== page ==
Update from the Garden

Yet another week revolving around a strict irrigation schedule. The couple showers we did have were definitely some relief but Saturday AM’s check of the rain gauge in the garden only showed 3mm (25mm in an inch).  I’m sharing the numbers because I remember before I relied on weather for my livelihood, I didn’t realise how dry the weather could be and what the implications were! In fact, I barely even noticed weather patterns! How times have changed….

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This is our celery today – the first ever grown on our farm, which of course I chose to do in a drought year!

I have replanted hundreds of feet of carrots in hopes that we won’t run out this season. I have also put in more beets and herbs. Once August comes, I’ll get to do all our fall planting, which is my favourite time to seed – the flea beetles will have basically buggered off for the year, allowing me to grow turnips, arugula, mustards, etc. without a daily panic of “did the bugs get under the netting??”. We even did some lettuce transplanting today, which is looking great.

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Beans are now starting to produce and the cucumbers and zucchinis are bringing more fruits each week. I can already see the winter squashes like Delicata and Kuri starting to form. The plants look strong. It’s amazing how well the giant squash plants retain moisture and cover the soil so well.

Soon the big garlic harvest will be underway and so this week I am preparing our garlic processing area. Here the garlic will undergo curing, cleaning, grading, braiding, and labelling. Best to get all that prepared ahead of time because once the bulbs start coming out, it’s go-time.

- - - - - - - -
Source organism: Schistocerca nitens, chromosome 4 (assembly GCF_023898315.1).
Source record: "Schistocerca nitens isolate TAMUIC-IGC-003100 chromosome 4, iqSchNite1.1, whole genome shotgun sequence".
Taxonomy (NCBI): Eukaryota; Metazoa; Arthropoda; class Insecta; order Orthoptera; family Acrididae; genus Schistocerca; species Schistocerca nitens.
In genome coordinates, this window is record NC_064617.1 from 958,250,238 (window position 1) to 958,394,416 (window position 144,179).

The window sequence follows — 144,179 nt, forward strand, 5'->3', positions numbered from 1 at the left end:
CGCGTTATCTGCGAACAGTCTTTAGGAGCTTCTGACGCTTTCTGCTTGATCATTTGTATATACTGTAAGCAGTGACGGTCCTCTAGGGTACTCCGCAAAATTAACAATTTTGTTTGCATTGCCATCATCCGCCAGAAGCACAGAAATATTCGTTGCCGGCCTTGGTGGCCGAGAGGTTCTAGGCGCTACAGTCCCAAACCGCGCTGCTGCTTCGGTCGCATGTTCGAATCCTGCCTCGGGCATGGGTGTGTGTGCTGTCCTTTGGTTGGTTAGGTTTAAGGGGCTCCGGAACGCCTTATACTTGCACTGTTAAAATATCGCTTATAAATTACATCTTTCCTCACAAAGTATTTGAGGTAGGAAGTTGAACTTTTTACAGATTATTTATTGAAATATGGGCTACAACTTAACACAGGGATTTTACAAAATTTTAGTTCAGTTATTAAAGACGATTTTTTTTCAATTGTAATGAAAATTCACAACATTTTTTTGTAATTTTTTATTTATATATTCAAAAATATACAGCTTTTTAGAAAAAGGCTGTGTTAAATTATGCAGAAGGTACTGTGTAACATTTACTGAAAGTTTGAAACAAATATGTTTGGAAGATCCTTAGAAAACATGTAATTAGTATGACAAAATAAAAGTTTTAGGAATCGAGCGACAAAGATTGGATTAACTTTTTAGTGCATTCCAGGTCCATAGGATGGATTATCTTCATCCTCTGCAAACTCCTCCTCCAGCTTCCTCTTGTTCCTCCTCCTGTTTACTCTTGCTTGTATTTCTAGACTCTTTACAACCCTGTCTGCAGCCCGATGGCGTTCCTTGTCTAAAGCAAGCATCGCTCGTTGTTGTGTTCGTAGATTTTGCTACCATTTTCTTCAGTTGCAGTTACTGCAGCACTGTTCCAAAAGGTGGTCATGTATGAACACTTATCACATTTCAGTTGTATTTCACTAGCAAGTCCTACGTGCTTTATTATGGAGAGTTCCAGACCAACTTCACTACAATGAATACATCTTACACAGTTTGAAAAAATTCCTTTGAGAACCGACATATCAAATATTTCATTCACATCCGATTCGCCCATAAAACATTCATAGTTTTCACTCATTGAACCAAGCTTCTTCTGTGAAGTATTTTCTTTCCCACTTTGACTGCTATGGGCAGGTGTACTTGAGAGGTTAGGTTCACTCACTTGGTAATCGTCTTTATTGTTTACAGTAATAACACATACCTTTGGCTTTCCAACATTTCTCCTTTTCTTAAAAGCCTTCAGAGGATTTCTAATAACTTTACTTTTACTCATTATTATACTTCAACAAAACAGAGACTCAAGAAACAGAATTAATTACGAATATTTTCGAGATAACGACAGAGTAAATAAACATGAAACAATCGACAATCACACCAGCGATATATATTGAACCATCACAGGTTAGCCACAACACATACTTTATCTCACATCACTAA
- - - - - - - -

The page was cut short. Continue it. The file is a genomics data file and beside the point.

This week’s share
1 pint Tomatoes
1 large Slicing Tomato
1 half pint Red Currants
1 Cucumber
1 Zucchini
1 bunch Carrots
1 pint Beans
1 bag Basil

**Our friends, Grant and Dorothy Dobson at Connaught Nursery in Cobden grew the gorgeous tomatoes and some of the basil in our CSA shares this week. Our tomatoes are coming along slowly but surely!

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This week’s tip: freeze some for later
If there is a week where you are not making too many meals for one reason or another, there are some quick things you can do to freeze items. A great trick for zucchini is to grate the zucchini in a pre-measured amount (1 cup). Then, make a ball with the zucchini on a cookie sheet and freeze. Once frozen, you can put the ball into a bag with others and it’s super easy to grab it again for baking or soups. You can do the same thing with blanched kale and chard.

Red Currants and their special place on our farm
We haven’t had red currants in the CSA for some time mainly due to production (we need LOTS for CSA) but for some reason they are loving this hot weather and have gorgeous plump berries for us all to enjoy. This is old news to many returning CSA members, but red currants are a berry of my childhood… my dad’s… and my Omi’s… and I’m certain, generations before that. My Omi and Opi had emigrated from Europe to our farm after WWII. My Omi had been separated from her family during the war and at the time they immigrated to Canada, she did not know if they were still alive (they were eventually reconnected through the Red Cross, 15 years later). My Omi is originally from Latvia – one of three small Baltic countries in Eastern Europe. Red and Black currants are very popular there and very much part of Latvian and Northern Europe’s cuisine and culture. When my Omi came to Canada, she could not find any red currants and so of course, she did what any sensible person would do – she planted her own. These are still the same currants that we are sharing with everyone today.

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So what to do with them? Red Currants are tart berries, so best to enjoy them with a little sweet. Great on icecream, on yogourt, on oatmeal, in a smoothie, decorating a cake, mixed with raspberries in a jam, or even in a crepe – which is how my family enjoyed them on Sunday morning. Hope you find something yummy to do with them 🙂

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